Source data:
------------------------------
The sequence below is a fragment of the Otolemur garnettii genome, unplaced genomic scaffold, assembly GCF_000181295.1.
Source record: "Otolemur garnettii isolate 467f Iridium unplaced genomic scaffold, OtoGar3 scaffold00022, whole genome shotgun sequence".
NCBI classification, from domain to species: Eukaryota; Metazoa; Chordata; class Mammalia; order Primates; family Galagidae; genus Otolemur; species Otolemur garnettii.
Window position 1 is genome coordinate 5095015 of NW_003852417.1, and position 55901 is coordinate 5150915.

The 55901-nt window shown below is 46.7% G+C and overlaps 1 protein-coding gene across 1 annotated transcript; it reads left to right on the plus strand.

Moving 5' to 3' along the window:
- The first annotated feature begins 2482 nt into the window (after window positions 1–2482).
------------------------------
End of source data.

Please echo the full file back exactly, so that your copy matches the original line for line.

The sequence below is a fragment of the Otolemur garnettii genome, unplaced genomic scaffold, assembly GCF_000181295.1.
Source record: "Otolemur garnettii isolate 467f Iridium unplaced genomic scaffold, OtoGar3 scaffold00022, whole genome shotgun sequence".
NCBI classification, from domain to species: Eukaryota; Metazoa; Chordata; class Mammalia; order Primates; family Galagidae; genus Otolemur; species Otolemur garnettii.
Window position 1 is genome coordinate 5095015 of NW_003852417.1, and position 55901 is coordinate 5150915.

The 55901-nt window shown below is 46.7% G+C and overlaps 1 protein-coding gene across 1 annotated transcript; it reads left to right on the plus strand.

Moving 5' to 3' along the window:
- The first annotated feature begins 2482 nt into the window (after window positions 1–2482).